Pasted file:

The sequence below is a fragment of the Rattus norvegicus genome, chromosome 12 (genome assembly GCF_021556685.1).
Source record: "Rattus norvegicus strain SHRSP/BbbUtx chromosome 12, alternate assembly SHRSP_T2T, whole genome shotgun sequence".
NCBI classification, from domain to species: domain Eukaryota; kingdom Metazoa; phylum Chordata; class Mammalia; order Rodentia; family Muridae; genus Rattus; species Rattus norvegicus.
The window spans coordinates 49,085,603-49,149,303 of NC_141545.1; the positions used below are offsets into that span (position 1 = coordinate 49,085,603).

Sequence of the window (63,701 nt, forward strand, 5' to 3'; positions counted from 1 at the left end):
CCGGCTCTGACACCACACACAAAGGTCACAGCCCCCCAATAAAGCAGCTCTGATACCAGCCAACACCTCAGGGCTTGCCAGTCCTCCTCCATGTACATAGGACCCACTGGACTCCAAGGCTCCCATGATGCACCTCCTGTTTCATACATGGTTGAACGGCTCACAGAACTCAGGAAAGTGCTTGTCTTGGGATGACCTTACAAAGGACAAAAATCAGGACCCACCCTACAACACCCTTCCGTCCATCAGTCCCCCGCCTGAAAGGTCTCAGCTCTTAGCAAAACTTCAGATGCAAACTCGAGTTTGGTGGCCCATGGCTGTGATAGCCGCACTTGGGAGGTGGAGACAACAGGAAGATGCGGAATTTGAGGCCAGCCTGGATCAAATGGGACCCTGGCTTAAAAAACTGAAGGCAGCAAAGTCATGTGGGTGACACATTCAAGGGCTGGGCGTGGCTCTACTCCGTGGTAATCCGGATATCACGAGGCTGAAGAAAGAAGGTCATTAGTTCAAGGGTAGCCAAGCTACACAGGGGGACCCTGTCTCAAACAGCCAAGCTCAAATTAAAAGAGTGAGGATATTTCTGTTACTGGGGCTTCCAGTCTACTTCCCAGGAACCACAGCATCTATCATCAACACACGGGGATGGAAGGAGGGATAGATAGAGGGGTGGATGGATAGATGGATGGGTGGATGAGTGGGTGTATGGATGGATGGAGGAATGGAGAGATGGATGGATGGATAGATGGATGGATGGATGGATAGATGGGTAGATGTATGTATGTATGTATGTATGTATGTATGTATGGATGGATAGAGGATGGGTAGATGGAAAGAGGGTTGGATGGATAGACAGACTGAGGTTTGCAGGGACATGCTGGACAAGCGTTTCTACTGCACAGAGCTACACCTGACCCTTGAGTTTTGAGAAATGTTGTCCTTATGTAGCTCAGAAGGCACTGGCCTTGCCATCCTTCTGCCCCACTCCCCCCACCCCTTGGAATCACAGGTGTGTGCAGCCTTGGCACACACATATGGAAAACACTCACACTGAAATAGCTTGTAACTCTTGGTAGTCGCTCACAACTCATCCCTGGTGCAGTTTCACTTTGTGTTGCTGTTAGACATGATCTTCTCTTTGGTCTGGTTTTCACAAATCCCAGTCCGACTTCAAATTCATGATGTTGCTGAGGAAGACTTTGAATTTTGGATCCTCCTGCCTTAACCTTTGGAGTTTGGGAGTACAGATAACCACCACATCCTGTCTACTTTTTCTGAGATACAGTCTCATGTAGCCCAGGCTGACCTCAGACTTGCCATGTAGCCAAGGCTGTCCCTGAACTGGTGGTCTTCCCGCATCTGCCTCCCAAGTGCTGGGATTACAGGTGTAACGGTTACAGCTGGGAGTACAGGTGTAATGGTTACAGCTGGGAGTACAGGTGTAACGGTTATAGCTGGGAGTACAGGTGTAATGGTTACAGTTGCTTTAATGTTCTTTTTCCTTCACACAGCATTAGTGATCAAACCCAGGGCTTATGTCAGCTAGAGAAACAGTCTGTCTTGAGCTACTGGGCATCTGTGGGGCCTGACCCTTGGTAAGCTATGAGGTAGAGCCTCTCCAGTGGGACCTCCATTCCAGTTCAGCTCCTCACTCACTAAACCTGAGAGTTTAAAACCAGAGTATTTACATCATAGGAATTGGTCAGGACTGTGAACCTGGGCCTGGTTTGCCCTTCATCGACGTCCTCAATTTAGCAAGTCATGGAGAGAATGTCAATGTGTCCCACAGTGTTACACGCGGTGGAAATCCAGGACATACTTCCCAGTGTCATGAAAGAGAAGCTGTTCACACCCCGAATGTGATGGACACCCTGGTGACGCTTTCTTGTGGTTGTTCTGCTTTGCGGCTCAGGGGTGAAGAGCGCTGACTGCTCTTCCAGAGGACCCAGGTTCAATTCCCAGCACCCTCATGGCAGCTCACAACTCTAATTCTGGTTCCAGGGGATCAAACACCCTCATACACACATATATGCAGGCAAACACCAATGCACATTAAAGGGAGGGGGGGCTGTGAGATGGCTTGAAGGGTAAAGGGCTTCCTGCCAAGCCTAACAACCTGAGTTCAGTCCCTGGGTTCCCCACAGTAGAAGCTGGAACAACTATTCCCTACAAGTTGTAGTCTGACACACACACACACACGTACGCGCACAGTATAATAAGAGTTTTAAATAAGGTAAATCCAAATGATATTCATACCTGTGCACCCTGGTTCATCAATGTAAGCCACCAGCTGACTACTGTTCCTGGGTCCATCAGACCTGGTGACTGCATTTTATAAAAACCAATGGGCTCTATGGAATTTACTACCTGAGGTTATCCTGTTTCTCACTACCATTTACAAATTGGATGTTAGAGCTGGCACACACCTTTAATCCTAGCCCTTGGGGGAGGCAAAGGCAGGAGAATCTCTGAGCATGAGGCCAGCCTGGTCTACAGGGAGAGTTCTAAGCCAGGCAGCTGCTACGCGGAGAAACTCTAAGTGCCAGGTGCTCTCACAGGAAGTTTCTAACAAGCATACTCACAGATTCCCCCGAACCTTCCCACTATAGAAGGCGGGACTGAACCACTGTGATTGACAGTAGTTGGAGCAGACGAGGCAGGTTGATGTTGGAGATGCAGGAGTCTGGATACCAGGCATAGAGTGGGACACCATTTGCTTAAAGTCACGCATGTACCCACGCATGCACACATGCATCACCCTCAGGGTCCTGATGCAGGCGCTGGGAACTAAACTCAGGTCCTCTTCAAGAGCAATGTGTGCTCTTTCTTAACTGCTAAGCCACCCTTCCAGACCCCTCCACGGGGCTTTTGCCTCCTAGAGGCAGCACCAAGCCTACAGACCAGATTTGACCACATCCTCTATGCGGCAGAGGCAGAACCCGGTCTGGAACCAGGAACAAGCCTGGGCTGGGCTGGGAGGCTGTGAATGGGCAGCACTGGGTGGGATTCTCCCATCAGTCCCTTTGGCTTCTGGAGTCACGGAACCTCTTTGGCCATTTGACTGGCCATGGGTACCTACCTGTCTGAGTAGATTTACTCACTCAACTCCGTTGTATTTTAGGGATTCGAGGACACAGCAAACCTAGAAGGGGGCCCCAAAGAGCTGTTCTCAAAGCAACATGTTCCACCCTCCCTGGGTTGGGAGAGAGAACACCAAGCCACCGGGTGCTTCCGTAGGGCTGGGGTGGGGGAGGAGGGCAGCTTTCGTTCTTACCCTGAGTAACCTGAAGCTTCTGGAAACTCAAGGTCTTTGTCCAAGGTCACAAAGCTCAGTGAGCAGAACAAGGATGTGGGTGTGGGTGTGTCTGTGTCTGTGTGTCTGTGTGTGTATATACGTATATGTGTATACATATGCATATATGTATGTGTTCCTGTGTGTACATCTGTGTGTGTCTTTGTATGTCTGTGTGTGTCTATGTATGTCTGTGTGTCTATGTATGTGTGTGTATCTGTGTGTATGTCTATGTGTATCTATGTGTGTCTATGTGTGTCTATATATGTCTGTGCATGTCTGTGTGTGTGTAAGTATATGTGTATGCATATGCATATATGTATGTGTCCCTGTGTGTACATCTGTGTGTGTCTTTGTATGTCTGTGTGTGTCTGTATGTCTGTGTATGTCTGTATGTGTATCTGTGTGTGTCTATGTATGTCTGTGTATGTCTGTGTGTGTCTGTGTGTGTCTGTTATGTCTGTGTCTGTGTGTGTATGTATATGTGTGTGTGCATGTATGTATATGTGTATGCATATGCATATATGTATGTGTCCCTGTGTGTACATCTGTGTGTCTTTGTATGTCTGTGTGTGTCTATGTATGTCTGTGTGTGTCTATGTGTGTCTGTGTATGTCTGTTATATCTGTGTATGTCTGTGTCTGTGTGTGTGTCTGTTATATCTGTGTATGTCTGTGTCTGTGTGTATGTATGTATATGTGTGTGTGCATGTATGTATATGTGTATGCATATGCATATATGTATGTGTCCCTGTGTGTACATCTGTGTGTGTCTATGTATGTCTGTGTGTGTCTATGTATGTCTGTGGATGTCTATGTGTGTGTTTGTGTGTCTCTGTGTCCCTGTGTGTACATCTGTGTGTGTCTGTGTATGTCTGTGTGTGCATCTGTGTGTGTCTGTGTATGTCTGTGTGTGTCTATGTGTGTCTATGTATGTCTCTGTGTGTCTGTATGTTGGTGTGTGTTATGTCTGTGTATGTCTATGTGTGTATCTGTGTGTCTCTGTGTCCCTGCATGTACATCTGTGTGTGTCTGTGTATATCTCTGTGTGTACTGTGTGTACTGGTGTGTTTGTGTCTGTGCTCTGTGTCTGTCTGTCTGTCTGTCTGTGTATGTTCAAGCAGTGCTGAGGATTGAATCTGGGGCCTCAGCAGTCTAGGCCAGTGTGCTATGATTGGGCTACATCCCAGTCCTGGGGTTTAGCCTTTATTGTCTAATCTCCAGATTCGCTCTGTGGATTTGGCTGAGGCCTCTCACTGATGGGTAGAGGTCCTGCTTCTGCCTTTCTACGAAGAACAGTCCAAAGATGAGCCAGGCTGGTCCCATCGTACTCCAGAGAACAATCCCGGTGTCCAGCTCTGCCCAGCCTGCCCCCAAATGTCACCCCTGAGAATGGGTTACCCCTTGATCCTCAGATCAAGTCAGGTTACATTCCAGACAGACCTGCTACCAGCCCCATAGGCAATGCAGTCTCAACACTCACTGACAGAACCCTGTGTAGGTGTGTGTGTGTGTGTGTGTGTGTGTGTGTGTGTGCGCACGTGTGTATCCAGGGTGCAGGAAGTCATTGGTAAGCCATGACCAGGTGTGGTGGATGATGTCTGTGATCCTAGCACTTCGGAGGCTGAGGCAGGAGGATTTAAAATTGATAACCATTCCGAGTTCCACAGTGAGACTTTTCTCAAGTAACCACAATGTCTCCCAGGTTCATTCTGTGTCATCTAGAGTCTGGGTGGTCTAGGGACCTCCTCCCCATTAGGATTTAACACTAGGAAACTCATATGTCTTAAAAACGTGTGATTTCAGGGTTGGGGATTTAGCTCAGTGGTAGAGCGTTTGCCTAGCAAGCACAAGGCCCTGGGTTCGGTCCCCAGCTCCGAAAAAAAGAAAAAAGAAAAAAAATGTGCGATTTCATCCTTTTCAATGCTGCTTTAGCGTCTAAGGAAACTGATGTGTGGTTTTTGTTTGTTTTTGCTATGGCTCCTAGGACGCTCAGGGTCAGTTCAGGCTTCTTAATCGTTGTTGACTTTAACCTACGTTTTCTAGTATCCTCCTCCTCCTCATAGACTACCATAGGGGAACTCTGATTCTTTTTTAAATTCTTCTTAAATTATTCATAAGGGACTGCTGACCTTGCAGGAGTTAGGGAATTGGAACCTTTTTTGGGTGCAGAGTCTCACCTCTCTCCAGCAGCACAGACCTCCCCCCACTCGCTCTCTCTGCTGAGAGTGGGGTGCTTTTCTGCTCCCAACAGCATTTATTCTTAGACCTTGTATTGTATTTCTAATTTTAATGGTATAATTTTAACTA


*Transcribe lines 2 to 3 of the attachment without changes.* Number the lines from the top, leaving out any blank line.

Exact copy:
Source record: "Rattus norvegicus strain SHRSP/BbbUtx chromosome 12, alternate assembly SHRSP_T2T, whole genome shotgun sequence".
NCBI classification, from domain to species: domain Eukaryota; kingdom Metazoa; phylum Chordata; class Mammalia; order Rodentia; family Muridae; genus Rattus; species Rattus norvegicus.